The damage of undercover cameras and leaked footage reaching the Internet has been a dilemma music labels and movie studios have been battling for years. Leaked music videos (i.e. 50 Cent ft. Robin Thicke – Follow My Lead), movie trailers (i.e. Wolverine, which isn’t even set to be released until 2009) and other media often reach the masses and many times do more harm than hype. But now it’s not just large companies battling these leaks, rather individuals who are at the forefront of incriminating information, photos and videos posted about them online.
Recently, the Baltimore Sun broke the story about Officer Salvatore Rivieri and a questionable video of him man handling a skateboarding teenager.
Since then he has become an Internet phenomenon.
The original story was dugg by 8652 people, a second incident dugg by 5981 people, and the infamous YouTube Video titled Baltimore Cop Vs. A 14 year old Skateboarder has garnered over 1 million views. At this rate, if another video pops up, maybe he’ll become more popular than the Star Wars Kid.
So where does Officer Rivieri’s online reputation stand at the moment? Not so positive as you would probably imagine:
We’ve given this over a week’s time to see how the rankings from various news sources, blogs, and video searches populate. We tested a few different combinations of searches on Google for his name:
From all of those searches, an overwhelming number of the top 100 results for each search query was overwhelmingly negative, if not all. In essence, one YouTube video manages his online reputation.
So, what options does one like Officer Salvatore Rivieri have to repair his online reputation?
1. Go for the source.
Online video repositories such as YouTube, Myspace, Google Video, and ReVVer have ways for copyright owners to request their media to be removed. Labels and studios have been doing this for years, but everyday users can do the same. But be noted, you must be the copyright owner to do this. Each company has its own procedures and requirements for takedowns.
2. Google Webpage Removal Request Tool
A less well-known feature of Google is that you can request that web pages be removed from its index. While it is true that you can use nofollow, noindex, and Webmaster Tools to remove pages on your own domains, this tool is designed particularly for removing pages hosted on other servers. If a particular page has personal information such a signatures, social security numbers, or credit card numbers, it may be grounds for a Google Removal Request.
3. Official Press Releases
Because Officer Rivieri is employed in a public department, there may be more red tape for him to make a public announcement or issue a press release. But for those who do not have such restrictions, issuing an official release may be a great option. Contact the news agencies and bloggers who wrote or reported the original story, offer your press release, your side of the story, and to answer any questions. Bloggers tend to eat up press releases from people who have made a mistake and admit to. By visiting the top 20 negative search results that appear in a search for your name and personally contacting each one, some damage control can be done and prove successful in closing this chapter of your life.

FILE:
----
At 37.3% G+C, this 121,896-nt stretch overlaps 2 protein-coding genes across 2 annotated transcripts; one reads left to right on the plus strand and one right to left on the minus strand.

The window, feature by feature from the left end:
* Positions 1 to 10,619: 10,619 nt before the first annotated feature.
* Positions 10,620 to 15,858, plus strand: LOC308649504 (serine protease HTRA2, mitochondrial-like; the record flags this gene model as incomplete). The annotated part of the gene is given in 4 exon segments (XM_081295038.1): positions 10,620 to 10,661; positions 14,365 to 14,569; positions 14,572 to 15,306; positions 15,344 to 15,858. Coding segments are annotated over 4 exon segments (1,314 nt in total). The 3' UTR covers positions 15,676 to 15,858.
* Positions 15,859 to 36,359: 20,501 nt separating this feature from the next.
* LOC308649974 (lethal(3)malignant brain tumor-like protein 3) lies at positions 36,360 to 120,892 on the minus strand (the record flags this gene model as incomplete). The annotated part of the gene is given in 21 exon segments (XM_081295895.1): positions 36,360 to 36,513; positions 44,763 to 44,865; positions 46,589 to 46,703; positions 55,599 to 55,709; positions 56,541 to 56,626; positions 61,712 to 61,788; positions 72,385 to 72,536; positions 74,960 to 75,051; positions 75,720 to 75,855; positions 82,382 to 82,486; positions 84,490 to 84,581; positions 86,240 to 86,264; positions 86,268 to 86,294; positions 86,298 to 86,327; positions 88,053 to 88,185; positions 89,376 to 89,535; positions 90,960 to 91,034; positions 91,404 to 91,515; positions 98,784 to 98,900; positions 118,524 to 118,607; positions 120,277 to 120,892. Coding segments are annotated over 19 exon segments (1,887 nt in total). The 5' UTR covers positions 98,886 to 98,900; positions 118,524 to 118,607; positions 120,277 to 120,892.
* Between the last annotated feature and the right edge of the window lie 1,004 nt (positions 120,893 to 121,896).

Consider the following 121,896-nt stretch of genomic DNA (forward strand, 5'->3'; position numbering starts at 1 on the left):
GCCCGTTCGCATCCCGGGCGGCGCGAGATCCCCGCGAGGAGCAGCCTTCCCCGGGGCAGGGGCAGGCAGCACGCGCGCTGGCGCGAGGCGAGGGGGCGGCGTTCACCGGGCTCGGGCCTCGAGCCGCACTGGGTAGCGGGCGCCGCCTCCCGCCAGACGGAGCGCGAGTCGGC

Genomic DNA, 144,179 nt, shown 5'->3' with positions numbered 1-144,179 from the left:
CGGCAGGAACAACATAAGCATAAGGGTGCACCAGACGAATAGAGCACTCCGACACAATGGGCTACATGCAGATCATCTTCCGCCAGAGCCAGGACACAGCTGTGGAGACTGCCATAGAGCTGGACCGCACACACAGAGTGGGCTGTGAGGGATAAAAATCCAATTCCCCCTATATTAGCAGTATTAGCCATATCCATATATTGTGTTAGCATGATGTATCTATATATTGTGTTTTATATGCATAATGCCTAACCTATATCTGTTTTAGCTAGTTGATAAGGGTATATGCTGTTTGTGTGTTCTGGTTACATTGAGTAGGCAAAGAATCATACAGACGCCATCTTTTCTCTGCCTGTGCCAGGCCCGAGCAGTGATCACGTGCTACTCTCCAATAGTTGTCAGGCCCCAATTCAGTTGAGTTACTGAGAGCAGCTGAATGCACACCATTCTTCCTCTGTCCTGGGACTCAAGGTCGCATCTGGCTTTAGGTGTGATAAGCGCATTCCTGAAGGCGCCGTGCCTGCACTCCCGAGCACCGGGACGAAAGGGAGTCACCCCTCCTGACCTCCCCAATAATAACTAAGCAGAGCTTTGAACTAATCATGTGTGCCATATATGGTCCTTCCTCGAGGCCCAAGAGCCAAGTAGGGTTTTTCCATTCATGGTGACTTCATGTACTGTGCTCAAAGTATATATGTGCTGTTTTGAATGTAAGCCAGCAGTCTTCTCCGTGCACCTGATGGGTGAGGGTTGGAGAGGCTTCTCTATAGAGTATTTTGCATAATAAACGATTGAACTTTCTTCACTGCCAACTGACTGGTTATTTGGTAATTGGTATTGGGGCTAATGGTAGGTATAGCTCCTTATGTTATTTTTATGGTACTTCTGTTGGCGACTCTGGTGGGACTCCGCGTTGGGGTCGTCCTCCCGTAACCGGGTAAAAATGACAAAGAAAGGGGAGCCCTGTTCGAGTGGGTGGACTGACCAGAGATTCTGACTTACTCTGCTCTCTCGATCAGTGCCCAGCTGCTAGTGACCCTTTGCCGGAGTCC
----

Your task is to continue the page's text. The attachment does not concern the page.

4. Hire An SEO or Online Reputation Management Company
Hiring an SEO company can have its benefits. With experience in search engine optimization, the company can help you create search engine optimized press releases, build up your social media accounts, optimize your personal web pages, and work you on the road to a positive image on search engines. Wpromote does offer SEO and custom reputation management packages.
Preemptive Measures To Online Reputation Management:
3 Things You Can Do In 15 or Less Minutes:
1. Buy Your Name.com
Buy your name.com. If you have not already and assuming the domain is still available, purchase it! Our advice to Officer Rivieri would be to purchase one of four of these sites (or even all): SalvatoreRivieri.com, Salvatore-Rivieri.com, OfficerRivieri.com and OfficerSalvatoreRivieri.com. As of this morning, all four are still available.
If your name.com is already taken, try different combinations, adding your middle name, or use a hyphen to separate your first and last name. .net, .org and .us extensions are also popular.
2. Add New & Valuable Content
Have your domain? Add a blog or use Google’s Page Creator to populate it with some positive and useful content about yourself.
3. Set up a Myspace Account
Register on Myspace. As much as you may hate it, Myspace has proven to rank well in search engines and when you have negative press, building a positive page can do wonders. Register there, create a profile, fill in some basic info, and even set your profile on private if you’d like.
With time, assuming you do not have a common name or share one with a celebrity, these two sites alone should begin ranking in first page results when searching for your name.
Online reputation management is generally the kind of issue that many people never think about until something bad and public happens to them. If one waits until that moment, though, then something negative may already be defining you. We’ve all heard the old adage that bad things happen to good people and it’s proven to be true. Taking preventative measures to establish an online identity for yourself that portrays you the way that you wish the world to view you is one way to fight bad press before it happens.
Hopefully, nothing as bad as what happened to Officer Rivieri will ever happen to you, but if it does, it’s best to be prepared!